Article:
Newspaper Page Text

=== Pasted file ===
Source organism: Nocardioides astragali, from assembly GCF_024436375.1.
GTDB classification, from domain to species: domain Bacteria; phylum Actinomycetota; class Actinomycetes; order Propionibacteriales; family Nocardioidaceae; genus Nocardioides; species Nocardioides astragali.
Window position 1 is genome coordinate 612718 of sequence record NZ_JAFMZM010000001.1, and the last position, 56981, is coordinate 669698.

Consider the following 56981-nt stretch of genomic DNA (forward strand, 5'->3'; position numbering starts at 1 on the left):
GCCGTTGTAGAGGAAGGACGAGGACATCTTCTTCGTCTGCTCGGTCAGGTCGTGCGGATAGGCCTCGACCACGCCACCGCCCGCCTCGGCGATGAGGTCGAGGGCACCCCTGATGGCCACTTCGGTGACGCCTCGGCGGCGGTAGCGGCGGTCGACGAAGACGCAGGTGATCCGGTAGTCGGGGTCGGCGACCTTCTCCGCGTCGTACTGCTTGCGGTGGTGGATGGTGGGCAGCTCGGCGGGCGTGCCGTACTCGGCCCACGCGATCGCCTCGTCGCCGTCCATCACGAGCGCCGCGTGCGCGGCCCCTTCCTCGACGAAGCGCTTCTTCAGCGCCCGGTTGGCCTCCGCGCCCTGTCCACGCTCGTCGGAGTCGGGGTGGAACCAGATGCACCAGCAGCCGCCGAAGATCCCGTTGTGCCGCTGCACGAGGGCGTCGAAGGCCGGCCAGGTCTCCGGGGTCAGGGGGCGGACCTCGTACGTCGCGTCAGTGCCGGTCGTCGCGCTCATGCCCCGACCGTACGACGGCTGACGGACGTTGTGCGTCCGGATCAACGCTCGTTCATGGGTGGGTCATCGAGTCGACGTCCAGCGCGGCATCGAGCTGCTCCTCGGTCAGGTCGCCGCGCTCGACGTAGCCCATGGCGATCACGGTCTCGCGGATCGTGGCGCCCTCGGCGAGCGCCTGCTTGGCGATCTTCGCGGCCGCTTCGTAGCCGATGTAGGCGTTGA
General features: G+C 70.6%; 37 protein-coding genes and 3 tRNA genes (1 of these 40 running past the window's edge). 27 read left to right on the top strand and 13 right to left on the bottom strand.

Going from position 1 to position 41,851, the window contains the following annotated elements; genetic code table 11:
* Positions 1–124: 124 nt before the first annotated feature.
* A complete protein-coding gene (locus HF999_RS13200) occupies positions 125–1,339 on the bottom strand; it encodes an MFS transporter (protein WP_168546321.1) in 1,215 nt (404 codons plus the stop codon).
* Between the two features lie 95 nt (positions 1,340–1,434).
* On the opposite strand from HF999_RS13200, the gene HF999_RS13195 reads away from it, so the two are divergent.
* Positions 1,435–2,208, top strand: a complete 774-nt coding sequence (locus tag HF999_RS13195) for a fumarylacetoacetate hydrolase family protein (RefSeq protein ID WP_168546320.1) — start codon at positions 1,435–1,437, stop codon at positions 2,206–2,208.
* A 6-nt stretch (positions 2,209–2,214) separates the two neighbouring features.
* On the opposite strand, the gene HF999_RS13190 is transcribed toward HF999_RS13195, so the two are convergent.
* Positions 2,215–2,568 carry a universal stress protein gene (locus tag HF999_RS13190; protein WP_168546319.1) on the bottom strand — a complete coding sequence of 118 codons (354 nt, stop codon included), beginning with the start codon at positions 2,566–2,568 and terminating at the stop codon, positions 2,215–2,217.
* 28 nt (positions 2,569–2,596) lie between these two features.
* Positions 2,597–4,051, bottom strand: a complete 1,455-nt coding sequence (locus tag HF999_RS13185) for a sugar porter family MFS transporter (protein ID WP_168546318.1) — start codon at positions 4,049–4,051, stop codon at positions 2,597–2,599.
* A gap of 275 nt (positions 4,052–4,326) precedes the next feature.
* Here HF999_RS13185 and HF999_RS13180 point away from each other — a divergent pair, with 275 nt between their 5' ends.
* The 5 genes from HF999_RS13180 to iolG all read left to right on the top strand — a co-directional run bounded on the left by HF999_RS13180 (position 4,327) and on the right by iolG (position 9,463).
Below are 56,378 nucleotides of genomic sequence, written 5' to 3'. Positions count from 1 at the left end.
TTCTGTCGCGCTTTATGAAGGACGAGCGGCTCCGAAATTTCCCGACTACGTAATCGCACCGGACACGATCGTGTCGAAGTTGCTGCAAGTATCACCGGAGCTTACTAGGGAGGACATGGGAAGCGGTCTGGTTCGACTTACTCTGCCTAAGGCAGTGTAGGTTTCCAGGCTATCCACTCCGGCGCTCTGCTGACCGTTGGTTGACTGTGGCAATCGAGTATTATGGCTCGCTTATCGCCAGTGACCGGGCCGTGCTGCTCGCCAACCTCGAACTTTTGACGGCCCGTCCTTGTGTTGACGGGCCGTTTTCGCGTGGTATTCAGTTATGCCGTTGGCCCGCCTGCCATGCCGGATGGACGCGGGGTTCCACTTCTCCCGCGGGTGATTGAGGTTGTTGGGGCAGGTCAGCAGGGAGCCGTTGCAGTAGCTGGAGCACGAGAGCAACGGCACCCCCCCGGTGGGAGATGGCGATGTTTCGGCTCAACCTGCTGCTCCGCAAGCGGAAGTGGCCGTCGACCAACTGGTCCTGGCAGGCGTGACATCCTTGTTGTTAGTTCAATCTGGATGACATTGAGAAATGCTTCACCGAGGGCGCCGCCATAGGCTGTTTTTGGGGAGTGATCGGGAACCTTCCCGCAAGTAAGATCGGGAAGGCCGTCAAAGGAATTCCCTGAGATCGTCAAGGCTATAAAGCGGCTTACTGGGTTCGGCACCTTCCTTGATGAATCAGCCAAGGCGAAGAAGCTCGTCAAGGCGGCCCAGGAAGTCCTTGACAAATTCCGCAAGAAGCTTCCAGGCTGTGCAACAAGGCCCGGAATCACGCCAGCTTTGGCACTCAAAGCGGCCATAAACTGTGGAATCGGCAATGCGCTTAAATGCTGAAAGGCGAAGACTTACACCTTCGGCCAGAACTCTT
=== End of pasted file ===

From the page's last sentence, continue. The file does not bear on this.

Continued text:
t. -i. CHAPTER XL.—(Continued.) "YeB, I love you," »he continued proudly. "Whose is the sin? Is it mine, because I, your wife, have to tell you this, and you feel surprised? I love you and now that I have to leave you I tell you that woman never loved. man, wife never loved husband, more dearly, more deeply, more devotedly, than I love you I would have devoted «ay life to you I would have died for you every beat of my heart, every thought of my mind, every action was for you. I love you as Elaine loved the knight of old when she said: "I have gone mad—I love you—let me V4.V die!" As she said the words she fell-upon lier. knees, weeping, sobbing with bit tar cries, as though a grave lay there, and she had fallen upon It. He was touched. He could not tol erate what he believed to be her crime, but she "was young, beautiful, loving. Her crime had been committed through love of him. He raised her foam the ground. am vdry sorry, Hildred," he Hildred atood quite still, looking al most helplessly at him. "You do not seem to realize or to know ywhat you have done," he said, hastily. "I do—Ido!" she moaned "and there will be no pardon. I wish that I might fling myself into that lake. I would, but that there is a life to come." "Hildred," said the earl sternly, ^"listen to me. I have told you that you must never re-enter my doorS but you bear my name and for my name's sake I will shield you. The Countess of Caraven may have done wrong, but the world must not know it I must save you from'the consequences of your mad folly. See—I went quietly to you* rooms asd have brought you these." He gave her a cloak and a bonnet with thick veil. "I found them in your wardrobe. Have you any money?" ''N»." Bhe replled, vacantly "none." SS took out his purse and gave it to '/Ifcr. rtI Wil would accompany you," h'e said, "but that it would draw suspicion on you. I must be here to ward it off. Wrap yourself in this cloak. Qide all that amber satin." s^^S f^th cold, trembling hands s1i4 obey ed, Suddenly she remembered the ru Hi ^iies. Sheunclasped the necklace and Jp, bracelet8. |i^ "Take these," she said and the earl took them—it was better, he thought, ^S^tq humor her." Tr^i"Now you quite understand, Hildred! You must not go near Court Raven— you are known there. You must walk -,to Worseley that Is a larger station one will know you. Take a ticket lij'fcwr London. -When you reach there bail a cab and go straight t» your -it* Mm* ••mm The Usurers Daughter! BY CHARLOTTE M.BRAEJ1E. INTERNATIONAL PRESS ASSOCIATION.) v/-'""' She drew nearer to him, "I love you as no one else ever will— as no woman has ever loved you— partly because I could not help loving you, and partly because I have helped to awaken the better nature within you. You may live many years, happy, flat tered, but no love like mine will ever reach you the wife you are sending from you is the dearest and truest friend you have." £•£. He looked terrl'blj^ dlstressecl. "Why did you not tell me this be fore, Hildred?" he asked. "I tell you? How little you know tne! Was it my place to go to the hus band who neglected me and plead for his caresses, for his love? I could have died a thousand deaths first. How little you know mo! 1 should not tell .you all this now, but that I know that lo this world perhaps we shall never meet again. I am speaking to you across a grave. I stretch out my hand to you over a grave—the grave where my love lies—slain!" Baid 'it Is very sad for both of us. Now we must talk of something else. .,You must go at once." itl Sh$ raised her weeping eyes to iiim, -'Must you send me away?" she aBk gently. *'It was wrong. I was mad "with jealous anger, but I did not think was. Ooutd you not overlook It?" KHS|««y^u lightly," lie replied, "No, you can never re-enter my house. I have arranged it all. I did so when I took poor Lady Hamilton back to the castle. I told our guests that you had been suddenly sent for by your father, that I had driven you' to the station—and it is to your father's bouse you must go." "Very well," she said, drearily. "You do not seem to understand," fre remarked, dharply "do you know the danger, the peril that hangs over you?" She did not, but of what use was it to say so? "Try to collect yourself and under stand," he continued "time presses. I cannot keep them away much longer. You must depart at once without being*? •een. No one must know at what hour you went. You muBt go to your father's (house and wait there, if it should be needful to send you abroad I,(will arrange it." "Have I done so very wrong?" she I murmured. The earl cried, out passion ately: "HeaVen give me patience! You must be mad to ftsk me such a ques tion. One would think you did not know what wrong meant" father's house. Are you quite sure that you understand "Yes what must I say to my father?" she asked. "You had better tell him the truth. He is a quick, keen man of the world he win know far better than I do what should be done. Tell him all." ^Yes," she replied, mechanically. "Now hasten away from here, Hil dred," he said. "I am in mortal fear. You understand all. You know the road to Worseley—it is direct—you take the high road without turning. Good-bye." a She raised her dark, sad eyes to his face all the love, the passion, the re gret that she could not put into words, was revealed in them. V: "Good-bye," she repeated. He did not hold out his hand'to her. Had he been speaking to the merest Btranger, his voice could not have been colder or more stern. Then he turned quickly away, and Lady Caraven walk ed across the coppice and through a lane into the high road. She walked quite mechanically. She had to go to Worseley, to take a ticket to London, and then go to her father's house. She repeated the words over and over again to herself, like a child who dreads for getting a lesson. Her face was deadly pale her limbs trembled with cold. The golden stars shone down upon her the night winds whispered round her. She walked on, unconscious of it all. It was the early dawn of morning when she reached the station—a large railway junction where she was both unknown and unnoticed. The train started for London in half an hour. No one spoke to her or appear ed to see her as she took her place, and in a few minutes more she was on her way. It was a hard punishment—terribly hard for such a trifle, she thought, won dering that the earl could be so stern. She was tired, fatigued with passion arid emotion. She had neither eaten, drank nor slept aince the evening be fore. When she reached London she asked a porter to call a cab for her, and gave the address—"Mr. Ransome, the Hollies, Kew and the drive thither seemed to her more than ever like a dream. CHAPfER XLI. RLEY RANSOME had not worked quite so hard of late there was but little need. He had achieved the height of his ainbitlon he had a large for tune he was able to speak of his daughter the Coun tess of Caravan he could claim kinsmanship through his daughter with some of the noblest fam ilies in England. There was no need now to work quite so hard he could linger over his daintily spread break fast table, and read his papers at his leisure, content if he reached the city before noon. 1 "-7..- On this morning he had seatfed him self so as to enjoy three things at once—the beautiful view of the river from^hls window, the bright fire" in the grate, and the recherche little break fast that had been served up to him. It was a sudden shock to him, when,, on hearing a sound, he raised his eyes to the door, and saw there a pale, beautiful woman, who stood wringing her hands. ''Father," she said, "I am come home." In utter amazement he started from his Beat. His daughter, his beautiful Hl|d| ed. the Countess of Caraven, pale 1 "HOW STRANGE YOU LOOK." as death, wrapped In a dark traveling cloak! What could it mean? "I—I am glad to see you, my dear." he said but he had a horrible fore boding that something terrible haa oc curred, and that the days of his great ness had vanished. "Come in—pray come in, my dear, do not stand there. How strange you look! Where is Cara ven? Dear, dear, how odd It Is! Come In Hildred—the servants will think it strange to see you standing there." She entered the room and walked to him with haughty mien. "Sit down, my'dear, sit down there Is nothing so horrible as a 'scene,' and this looks like one. Take oft your cloak and your bonnet. What a strange headdress!" She unfastened the thick traveling cloak,and there in picturesque disarray was the rich evening-dress of amber and black, with a faded crimson flower clinging to it. The lawyer looked on in utter dismay. This disregard for dress and appearances spoke more forcibly than anything else could have done-—told more plainly than words that something dreadful had happened. "Evening toilet, Hildred! Pray, my dear, put on your cloak again. I did not know—I was not prepared—put it on quickly, before any of the servants come in. What is it, Hildred? What is the matter?" Vv "Not much, father," slid replied, drearily "my marriage has not turned out well, and I am come home, you see." "But that is nonsense—you cannot come home. What is the matter? Tell me," and the lawyer, with a very re signed expression of face put away his pate de foie gras, and folded his arms to listen to his daughter's story. "You have quarreled with the earl, I hope—that is, you have not left him?" "He has sent me away," she replied, and" Arley Ransome's face grew very dark. "There is not much to tell," she con tinued, wearily. "You misled me—you told me that marriage could be happy without love. find that love is the soul of it, that without love marriage Is like a (Jead body. I being weaker and inferior was the first to learn to love. I learned to love my husband— he has never cared for me." "You are too sentimental, Hildred," said Arley Ransome, severely. "I have been doing my best for my husband," she continued." and we were growing happier. In time I think that he would have loved me but someone else, a fair woman—one of the kind of women that he admires—Lady Hamil ton, came, and—" "I see," said the lawyer "the old story—jealousy and quarreling. Surely, Hildred, you have not thrown away the labor of a lifetime by growing jeal ous and vexing the earl?" "I have done worse than that," she said, "far worse. I was jealous of Lady Hamilton. I thought that both she and my husband were deriding me. I followed them when they went out to see the sun set over the lake. I hid myself behind the alder-trees to listen if they said anything about me and then-—I cannot tell how it happened— my husband saw me. He was very angry he said I was never to enter his doors again, but to return home at once to you." The lawyer's face cleared. "You are quite sure that you have told me the whole truth?" he said. "Yes, quite sure. What should I keep from you? It seems a very hard punishment for what was merely a fault rather of judgment than anything else. I told the earl I loved him and that jealousy had driven me mad." "You told him that? Then rely upon it in a few days ail will be well. He will forget his anger and come to find you." "I do not think so," she returned. "You are quite sure, Hildred, that you have hidden nothing from me?" he interrogated adding, "It is, as you say, severe punishment for so small a fault." She looked up at him in surprise. "What can I have to hide, papa? In telling you of my love, and my Jeal ousy, I have told you the worst." "Then all will come right again. In the meantime, keep up appearances, go to your room unobserved and wait until your luggage arrives. I shall say that you are come In for a few days' change. Keep up your spirits all will come right again. I am sure." "I am very tired, papa," she said. "I think I will stay In my room today." (To be continued.) 1 a)ip "This Is the end of my ma,rfiSge, father," she said, calmly "the mar riage that you told me could be happy without IoVe. This is the end of it, and I am come home." •It A Wet Conntiy. The railroad which, with Its branches, connects Colombo, the cap ital of Ceylon, with the interior of the island is remarkable for the engineer ing skill shown in its construction, and for its prosperity.lt makes an ascent of thirty-five hundred feet by a suc cession of loops and curves, with here and there a tunnel. The chief difficul ty in running the railroad is due to the way in which the rain comes down. A recent book of travel, "A Run Round the Empire," describes what the rain did to a train crawling up the moun tainside. On December 27,1896, eleven and a half inches of rain fell in twen ty-four hours. The engineer of a traia saw that beyond a certain tunnel the line was washed away. He stopped the train, and the passengers got out One of them, seeing stones rolling down the mountainside above them, advised the engineer to push for the tunnel. Just as the train entered the tunnel, down came a huge mass of rock, which carried away the embankment, as well as the last car of the train—a goods van, fortunately. Close behind the tunnel the ends of the rail were hang ing free oyer a precipice, and a similar condition existed not far ahead. A messenger came down from a planter's bungalow above the tunnel to say that water was accumulating in the cut ting in front, and that if it broke through the debris which served as a dam it would wash the train out of the tunnel. The passengers hastened td leave.thecars, and in walking through' the water in the cutting found it up to their breasts. The British government is tfce owner of over 25,000 camels. Several thousands are used in India to carry stores and equipment when companies are chang ing quarters ,by lias of march. It costs a good deal to feed a mon arch the cheapest of them are most expensive luxuries. The sultan of Turkey Is a most costly article of bric-a-brac, especially for a bankrupt nation. The cost of the mere neces saries of life Tor him and his house hold amounts to about ?7,500,000 a year. This seems an enormous gro cery and butcher's bill, but It must be remembered, that, Including his 300 brevet wives, the palace eunuchs, and the servants and officers of the im perial household, no less than 6,000 people are catered for daily when Ab dul Hamld is "in residence" at Yildiz or Dolma Bagtche palace. Enopnous quantities of bread are consumed by the sultan and his household, th$ pal ace bakeries turning out no less than 18,000 pounds daily. The bakery staff is a small army, for, besides the bak ers, there are the buyers and the slaves who purchase the flour and rye and the fuel for the fires. One ton of rice is used daily in making the Inev itable "pillaf" or pilau without which no Turk thinks he has really made a meal. This dish consists of rice boil ed with mutton, kid or fowl, and fla vored with raisins, spices, butter and the cook only knows what else. Then there are consumed daily 600 pounds of sugar and a like amount of coffee, not to mention huge quantities of other groceries, fruit and vegetables. The water for the household is brought to the palace in great round casks from two streams which empty into the Bosporus. As every part of the Turkish admin istration is nearly as rotten as Tam many Hall (but not quite), there is little doubt that a portion of this enor mous amount of food is disposed of as perquisites by the palace officials for even 6,000 people scarcely could con sume all that the sultan pays for daily In the shape of food. The sultan him self is a small eater. His breakfast consists of fruit, coffee and a roll, and at luncheon he eats pilau, fruit and some sweets. He seldom drinks spirit uous liquors, but indulges in large quantities of sherbet and eats an in credible amount of ice cream. All the food for the sultan is prepared by one man alone, and is cooked in dishes of "What should I say makes girls at-^ tractive?" answered a society man "tb whom the above query was put. "Well that is a very hard question to an swer. Different men (for I take it by asking me you wish to know what makes a girl attractive to a man) like different attributes. You probably mean generally attractive—what you might call a popular girl in society. Well, I should say one of the most important traits is the power of mak ing another feel that—for the moment at least—his personality and what he says are of paramount interest. Many young women let their eyes wander while you are talking to them, as if they were looking for other men. This is certainly not complimentary. Still, even absent-mindedness is not much worse than a too great interest of ex pression, which is apt to bore one. One feels any affectation of Interest Instinctively. Interest must be genu ine and spontaneous to be agreeable. A pleasing voice and sympathetic laugh are also great adjuncts. I know several girls who score a lot in that way. It Is a pleasure to talk to them for no other reason. It is the general opinion that beauty attracts a man more than any other quality. This is by no means the case in fact, as a rule the beauties do not have half so good a time as pretty women who are less self conscious. There are many beautiful women who completely lack charm. There is one thing about a woman's personal appearance that ap peals particularly to ninety-nine men oue of a hundred ,and that is neatness and smartness. Women, as a rule, do not realize this. In their efforts to On ome of the trains entering New York a few weeks ago, a woman af forded her fellow passengers an un conscious, but powerful, object lesson. With the woman was a little girl about six years old. The day was warm, and through the open windows the dust drifted in a fine gra„ -cloud. Every passenger was exceedingly un comfortable, but each forgot \/i Man9^ Point cf Viebv. This for Mothera-. MB dis- comforl the spectacle of that suf fering child. The mother began oper ations by seating her little' daughter beside her with a thump that made the infant's teeth rattle. Then, at In tervals of one or two minutes during the weary journey she paid the child these maternal attentions: She took off her fiat she smoothed her hair she put the hat on again she removed the child's little jacket, and put in on again she straightened her collar she wiped her face with her handker chief she removed an imaginary cin der from her eye she smoothed her hair again she took off and retted the ribbon on her hair she stood her up and smoothed her down she unfas tened the bow at her neck and retied it Over and over she followed this program while the awe-struck passen gers looked on. The child accepted the situation with grim endurance. Evidently she had been used to it all of her short life. The world to her was a strange place where mothers exhausted their nervous energy in use Abdul Hivmld Has Gold and Silver Pla.te silver, and sometimes even of gold. Each dish is sealed when it leaves the kitchen, and when brought on the table the seal is broken in the sultan's presence by the chamberlain. In or der to test the food for poison, the chamberlain takes a spoonful out of each dish before his imperial master touches it. The food always is served to the sultan in the same dish in which it is cooked, and the padishah eats out of the dish with his fingers, never using a plate or a knife or fork except on occasions when he has some foreigners to dinner with him. Some times he will use a spoon, but prefers his fingers to all extraneous aids to dining. As each course is served two slaves approach the sultan, oae bear ing bread and the other pancakvs upon golden trays so it takes twice as many slaves as there are courses to get the sultan through his meal. Only the sultan and the higher palace offi cials are allowed pancakes with their meals the underlings have to be con tent with bread.—New York Press. Queen Is a Mountaineer. Queen Margherita of Italy is a skill ful mountaineer, and has a firm head and a steady foot when treading the fastnesses of her native country. Clad in the practical peasant dress, with short skirt, her majesty is never so happy as when roaming about her be loved mountains or asccndlng some height. Queen Helene of Italy is also a skillful mountaineer, for as a girl she was accustomed to scale the moun tains of Montenegro with her father and brothers in pursuit of game, so that she adds a love for sport to her love for the mountains. Cricket StlU the Favorite flame, Cricket still holds its own in the British Isles in spite of the increased attention paid to foot-ball, golf and other sports. This was strongly shown by the records of attendance and receipts at the annual match be tween Yorkshire and Lancashire. This match lasted three days, and the aver age daily attendance of spectators was 10,000. The profits amounted to a very large sum, which, in accord ance with custom, was handed over to the champion professional player. .look'pretty and have their belongings becoming they often completely' over look tidiness, and so spoil everything. A- fl^eat shining head always excites a maSrl admiration, while becomlngness is with him quite a secondary consid eration. I have often seen my sisters look in the glass, arrange their crimps with the greatest care, and quite over look the fact that their heads were far from looking trig and tidy—two great essentials, to my mind. As for lasting attractions! Ah, for those men look below the surface more than women suppose. A man's instinct seeks in the woman he cares for something bet ter than himself. He may not say much about it, but he feels it all the same. These qualities I have men tioned may attract, but it .needs others to attach." Clothing Packed with Golf Balls. Fogg: "Did I ever tell you of the wonderful case of faith cure up at our house?" Bass: "No what was it?" Fogg: "My Aunt Hannah never tires of telling how she preserved her furs and wooleos from moths last summer by packing them with camphor balls. It turned out that these camphor balls were golf balls, but none of us havo the heart to tell Aunt Hannah."—Bos ton Transcript. Monnmenti In Berlin. The recently unveiled Bismarck statue makes the seventy-second mon ument of Its kind in Berlin. Among the men commemorated are twelve of princely rank, eleven generals, nine architects, nine scholars, ten poets, three physicians, three statesmen. less attentions to little girls. Her small face was pathetically sad and tired. When the journey's end was reached she arose wearily, was put through it all once more, and got lan guidly off the car. Among those who watched the scene was a prominent New York specialist in nervous di seases. He turned to the writer and summed up the entire situation in one sentence which has in it a sermon for every American mother. "Each touch,' he said, grimly, "pushes that child a little nearer to the doors of the sanitarium that will some day open for her." There were other mothers on the train. Perhaps they took the lesson home. Through Sunday Vandals. Antiquaries will read with mingled satisfaction and regret that the Ro man Wall station of Borcovicus, or' Hous'teads, has been closed to the pub lic, the reason being that Sunday van dals had taken to hurling stones from it down the neighboring ravine. The great wall has already suffered more than, enough spoliation. The farm house of Plane Trees, hard by, was built with stones taken from this very station and all along from Carlisle to Newcastle it is more or less a ruin— the more pitiably because what re mains of it, assailed by no worse en emies than winter and rough weather, is surprisingly fresh.—Yorkshire Post St. Jacobs Oil for Chest-Cold*, lir^ chltis, Croup and Pleurisy. An outward aoplication for bronclj difficulties is many times far mqre fective 'than syrups, cough mixtuj cod liver oil, etc., simply because it p| etrates through to the direct can which is, as a rule, an accumulation! matter or growth tightly adhered the bronchial tubes. St. Jacobs'Oil, possessing as it dJ those wonderful penetrating powef enables it to loosen these adhesions to Induce free expectoration. Cal have been known where expectoratiq have been-- examined after St. Jacq 1 Oil had been applied, and the exd formation was clearly shown, whq the adhesions had been removed pulled off the bronchial tubes. All irl tation of the delicate mucous mef brane of the bronchae is quickly moved by the healing and soothil properties of St. Jacobs Oil. In casj of croup and whooping cough in cli dren St. Jacobs Oil will be found perior to any other remedy. St. Jacobs Oil is for sale througho| the world. It is clean to use—not at greasy or oily, as its name might ir! ifly. For rheumatism,, gout, sciatic neuralgia, cramp, pleurisy, lumbag sore throat, bronchitis, soreness, stllj ness, bruises, toothache, headach backache, feetache, pains in the che.^ pains in the back, pains in the shou ders, pains in the limbs, and all bodi] aches and pains, it has no equal, acts like magic. Safe sure and nevJ failing. Doesn't Like Consulship. Gerald Carlton, who served as consiL at St. Pierre, Mlquelon, under appoin] ment from President McKinley, ws pointing out how undesirable such pc sltions are: "It cost me $200 to get there," sai] he, "and when I arrived, being one them 'literary fellers,' I hadn't ar more money than I could convenientl] carry around with me. There was salary attached to the place, it being fee office. I fopnd that my predecessc had cleaned up everything in sight. "To add to my troubles, the 'Queel of the Islands,' a wealthy widow, atl tempted to marry me, and the PooJ Bah, a sort of misaing link, had a hat it of being over-companionable. I a last asked President McKinley to stol considering me a' consul. Then I packet my grip and started for the land of thl free and the home of the brave. n| more consulships In mine, thank youl I've had that and been cured"—Nev York Times. 1 Disconcerting. "American ideas are making great progress in England."., "Yes, confound "em!" said the mar with his trousers rolled up. "They gel one all confuse3. A lot of the paper^ over there have almost quit printing the point of a joke in italics."—'Wash-] ington Star. Rheumatism nnd tlie Eyes. Chicago. 111., Nov. 18th.—Mr. B, aJ Wade, the celebrated criminal lawyer] of this city, whose opinion on legal matters is unquestioned, has recently made -public his unqualied opinion or. the matter of medicine. Mr. Wad€ says that Rheumatism and Kidney. Trouble affect the eyesight, and fur-l ther that there is no case of the kindl that can not be cured by Dodd's Kid-I ney Pills. I He has no fear of being set right byl any of his medical friends, for both! statements have a living and indlsput-l able proof in the person of the greatl lawyer himself, who, as a result ofj Rheumatism and Kidney Trouble froml which he suffered for years, became! totally blind. Physicians, the best in the country, I pronounced his case Incurable and! hopeless, but Dodd's Kidney Pllla cured him, restored his sight, drove away the Kidney Trouble and with it the Rheumatism, and made an all-around well man of him. A Resolute Widow. "When does the next train that stops at Montrose leave here?" asked the res olute widow at the booking office win dow. "You'll have to wait Ave hours." "I don't think so." "Well, perhaps you know better than I do." "Yes, sir! And perhaps you know better than I do whether I'm expecting to travel by that train myself or whether I'm inquiring for a relative that's visiting at my house! And may be you think It's your business to standi behind there and try to instruct people about things, they know as well as you do, if not better! And perhaps you'll learn some day to give people civil an swers when they ask you civil ques tions, young man but my opinion is you won't!" "Yes, ma'am!" gasped the booking clerk.—London Answers. On the Ontlook for New Games. Tourist (in Coyoteville)—I don't sup post anybody around here plays golf? Native—Wa-al, no but we'd be dead-willin* ter learn. Hey, barkeeper! Give us a deck o' cards!—Puck. Hother Gray's Sweet Powders for Children Successfully used by Mother Gray, nurse In the Children's Home in New York. Cure Feverishness, Bad Stomach, Teething Dis orders, move and regulate the Bowels and Destroy Worms. Over 80,000 testimonials. At all druggists, 25c. Sample feeb. Ad dress Allen S. Olmsted, LeRoy, K. Y« According to the Season. "Would yer like ter be took ter glory In a cherryoot er fire?" "Well, ef 'twuz in de winter time, mebbe I would but In July or Augus' I'd favor a refrigerator wid wings!"— Atlanta Constitution. Claudius was an' Idiot. His eyes stared in a, meaningless gaze, and sa liva dropped from his lips. The craiey person who goes to Eu rope is what they call "gone abroad." Perhaps they call it a stovepipe hat because they sometimes get "stove in." Actors are more acceptible on the stage when they don't try to show oft. Australia has more than 1,000 news papers. 4 Syrup- Tnste» Good. Use In time. Bold br dnitnrintj! J) & I if?"